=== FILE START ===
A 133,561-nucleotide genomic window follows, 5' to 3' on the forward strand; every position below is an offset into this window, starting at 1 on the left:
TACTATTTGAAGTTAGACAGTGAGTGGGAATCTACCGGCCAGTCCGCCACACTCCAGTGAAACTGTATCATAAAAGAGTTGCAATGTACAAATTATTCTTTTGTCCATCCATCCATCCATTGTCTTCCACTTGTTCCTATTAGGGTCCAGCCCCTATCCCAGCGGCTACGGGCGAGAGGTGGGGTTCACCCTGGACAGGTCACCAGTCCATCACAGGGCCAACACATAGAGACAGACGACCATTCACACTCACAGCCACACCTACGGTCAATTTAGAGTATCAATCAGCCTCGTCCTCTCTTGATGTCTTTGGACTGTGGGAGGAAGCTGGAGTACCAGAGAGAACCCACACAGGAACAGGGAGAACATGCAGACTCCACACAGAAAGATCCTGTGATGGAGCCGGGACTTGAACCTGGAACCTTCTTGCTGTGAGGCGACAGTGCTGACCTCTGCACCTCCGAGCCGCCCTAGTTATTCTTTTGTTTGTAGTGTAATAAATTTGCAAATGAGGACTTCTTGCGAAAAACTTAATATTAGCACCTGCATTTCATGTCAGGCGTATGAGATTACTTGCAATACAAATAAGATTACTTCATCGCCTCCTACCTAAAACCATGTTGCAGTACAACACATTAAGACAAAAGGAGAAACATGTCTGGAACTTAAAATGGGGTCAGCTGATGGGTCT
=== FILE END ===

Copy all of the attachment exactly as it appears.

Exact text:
A 133,561-nucleotide genomic window follows, 5' to 3' on the forward strand; every position below is an offset into this window, starting at 1 on the left:
TACTATTTGAAGTTAGACAGTGAGTGGGAATCTACCGGCCAGTCCGCCACACTCCAGTGAAACTGTATCATAAAAGAGTTGCAATGTACAAATTATTCTTTTGTCCATCCATCCATCCATTGTCTTCCACTTGTTCCTATTAGGGTCCAGCCCCTATCCCAGCGGCTACGGGCGAGAGGTGGGGTTCACCCTGGACAGGTCACCAGTCCATCACAGGGCCAACACATAGAGACAGACGACCATTCACACTCACAGCCACACCTACGGTCAATTTAGAGTATCAATCAGCCTCGTCCTCTCTTGATGTCTTTGGACTGTGGGAGGAAGCTGGAGTACCAGAGAGAACCCACACAGGAACAGGGAGAACATGCAGACTCCACACAGAAAGATCCTGTGATGGAGCCGGGACTTGAACCTGGAACCTTCTTGCTGTGAGGCGACAGTGCTGACCTCTGCACCTCCGAGCCGCCCTAGTTATTCTTTTGTTTGTAGTGTAATAAATTTGCAAATGAGGACTTCTTGCGAAAAACTTAATATTAGCACCTGCATTTCATGTCAGGCGTATGAGATTACTTGCAATACAAATAAGATTACTTCATCGCCTCCTACCTAAAACCATGTTGCAGTACAACACATTAAGACAAAAGGAGAAACATGTCTGGAACTTAAAATGGGGTCAGCTGATGGGTCT